The private sector influences policy making through the contribution of finances during election campaigns. Their monetary contribution indirectly buys public sector officials votes and with extension political influence (Edelstein, 2014). Generally, financial support and donations from corporations during elections enables candidates who favor them to benefit. Private companies also use lobbying to voice their concerns during policymaking. Like-minded organizations usually combine to form lobby consortiums that influence government officials. These firms shape public policies as per their preferences through providing thoughtful leadership, petitioning for firms rating approval, and monetary support.
Stakeholders in Health Policymaking
Health policies are plans, actions, and decisions that are undertaken to attain specific health care goals. In care organizations, the main stakeholders are governments, patients, insurance companies, pharmaceutical firms, physicians, staff, and social services. The insurance companies sell health coverage plans to the patients or governmental intermediaries. The Pharmaceutical industry develops and provide medicines, which are prescribed by the doctors. The nurses and physicians provide medical care to patients. The government provides subsidies and regulates the operation of the health care industry while patients receives medication from the hospital.
Importance of Seeking Input from Stakeholders
Stakeholders play a significant role in the healthcare industry. However, their goals vary. For instance, health care providers aim is to deliver effective quality health care to the patients. Contrary, the insurance companies, and the pharmaceutical are in business and they are after making profits. The government wants to provide subsidized care to the citizen. Policies made should not be detrimental to any of the shareholder’s business (Shaw, Asomugha, Conway & Rein, 2014), thus it is important to include all of them in decision-making processes.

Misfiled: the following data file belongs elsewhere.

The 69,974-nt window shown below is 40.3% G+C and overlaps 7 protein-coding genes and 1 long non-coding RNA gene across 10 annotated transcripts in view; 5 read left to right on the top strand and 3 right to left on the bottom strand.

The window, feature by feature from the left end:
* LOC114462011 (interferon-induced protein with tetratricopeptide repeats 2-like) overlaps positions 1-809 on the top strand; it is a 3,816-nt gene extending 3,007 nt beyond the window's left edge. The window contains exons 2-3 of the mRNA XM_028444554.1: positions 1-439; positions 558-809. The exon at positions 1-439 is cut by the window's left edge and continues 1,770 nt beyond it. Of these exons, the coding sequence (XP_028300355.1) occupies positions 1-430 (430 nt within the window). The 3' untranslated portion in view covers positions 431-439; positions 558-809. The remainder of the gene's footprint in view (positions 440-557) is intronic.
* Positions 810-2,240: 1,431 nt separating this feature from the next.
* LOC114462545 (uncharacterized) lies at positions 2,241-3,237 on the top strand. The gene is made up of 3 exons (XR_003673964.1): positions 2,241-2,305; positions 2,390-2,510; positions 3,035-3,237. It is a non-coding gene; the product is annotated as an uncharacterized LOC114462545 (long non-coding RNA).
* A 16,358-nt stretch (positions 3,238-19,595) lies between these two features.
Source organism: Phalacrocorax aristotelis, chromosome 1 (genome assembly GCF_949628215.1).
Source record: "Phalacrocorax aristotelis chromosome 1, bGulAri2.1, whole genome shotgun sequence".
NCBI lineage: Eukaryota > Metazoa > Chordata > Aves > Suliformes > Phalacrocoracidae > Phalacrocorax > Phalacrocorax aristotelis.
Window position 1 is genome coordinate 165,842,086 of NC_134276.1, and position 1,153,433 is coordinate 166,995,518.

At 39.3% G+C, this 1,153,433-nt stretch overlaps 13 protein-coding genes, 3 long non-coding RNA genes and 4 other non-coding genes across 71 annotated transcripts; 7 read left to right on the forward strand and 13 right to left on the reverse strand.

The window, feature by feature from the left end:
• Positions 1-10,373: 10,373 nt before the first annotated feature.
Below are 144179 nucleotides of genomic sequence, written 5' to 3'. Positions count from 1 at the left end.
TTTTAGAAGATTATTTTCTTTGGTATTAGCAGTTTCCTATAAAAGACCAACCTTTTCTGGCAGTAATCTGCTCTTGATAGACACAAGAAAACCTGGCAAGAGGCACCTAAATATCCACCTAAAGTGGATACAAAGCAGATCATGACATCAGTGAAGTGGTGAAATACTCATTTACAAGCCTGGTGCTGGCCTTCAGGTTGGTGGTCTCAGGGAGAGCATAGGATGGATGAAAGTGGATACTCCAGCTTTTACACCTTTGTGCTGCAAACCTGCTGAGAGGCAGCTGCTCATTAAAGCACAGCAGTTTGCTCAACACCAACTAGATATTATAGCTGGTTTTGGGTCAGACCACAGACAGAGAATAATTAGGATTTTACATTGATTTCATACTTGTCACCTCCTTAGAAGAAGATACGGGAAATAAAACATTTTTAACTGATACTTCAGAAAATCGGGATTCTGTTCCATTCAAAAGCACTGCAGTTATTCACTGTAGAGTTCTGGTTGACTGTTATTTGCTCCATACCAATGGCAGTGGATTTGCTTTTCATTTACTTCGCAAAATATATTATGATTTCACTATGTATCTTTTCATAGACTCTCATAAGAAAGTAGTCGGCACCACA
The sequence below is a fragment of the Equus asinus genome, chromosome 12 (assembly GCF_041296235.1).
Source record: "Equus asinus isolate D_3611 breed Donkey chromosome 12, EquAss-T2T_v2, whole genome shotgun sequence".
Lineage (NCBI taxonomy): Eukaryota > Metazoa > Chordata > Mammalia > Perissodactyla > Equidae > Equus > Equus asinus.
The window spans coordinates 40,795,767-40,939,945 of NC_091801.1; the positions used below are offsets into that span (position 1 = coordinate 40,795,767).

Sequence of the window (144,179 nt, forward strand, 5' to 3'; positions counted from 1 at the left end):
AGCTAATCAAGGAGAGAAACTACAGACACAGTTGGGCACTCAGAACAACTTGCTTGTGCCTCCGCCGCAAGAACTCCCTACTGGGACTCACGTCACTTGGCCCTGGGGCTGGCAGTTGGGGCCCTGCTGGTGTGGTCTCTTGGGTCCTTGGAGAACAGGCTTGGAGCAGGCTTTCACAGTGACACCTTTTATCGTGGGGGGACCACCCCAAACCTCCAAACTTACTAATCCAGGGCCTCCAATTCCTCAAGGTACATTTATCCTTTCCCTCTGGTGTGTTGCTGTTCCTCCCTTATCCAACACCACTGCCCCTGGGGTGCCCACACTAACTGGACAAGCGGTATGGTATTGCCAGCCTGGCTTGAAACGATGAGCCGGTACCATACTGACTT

The stakeholders usually have more understanding of issues affecting their business, they also know the needs, care, and outcome of rules in their organization. Policies have to be implemented successful after formulation. The strategies made in absence of a stakeholder may be rejected if it does not meet the shareholder expectation hence rendering it obsolete. Additionally, a situation may look different when observed under different perspectives.
The aim of health policies in both federal, state, and local governments is to promote and protect community health. Private sectors play a significant role in the development of sound public health policies. However, it influences the rulemaking process to their advantage at the expense of citizens. Therefore, it is vital to subject bills to neutral organizations and various firms before processing it into a policy.
Edelstein, B. L. (2014). The roles of federal legislation and evolving health care systems in promoting medical-dental collaboration. Journal of the California Dental Association, 42(1), 19-23.
Shaw, F. E., Asomugha, C. N., Conway, P. H., & Rein, A. S. (2014). The Patient Protection and Affordable Care Act: opportunities for prevention and public health. The Lancet, 384(9937), 75-82.
Shi, L. (2014). Introduction to health policy. Health Administration Press.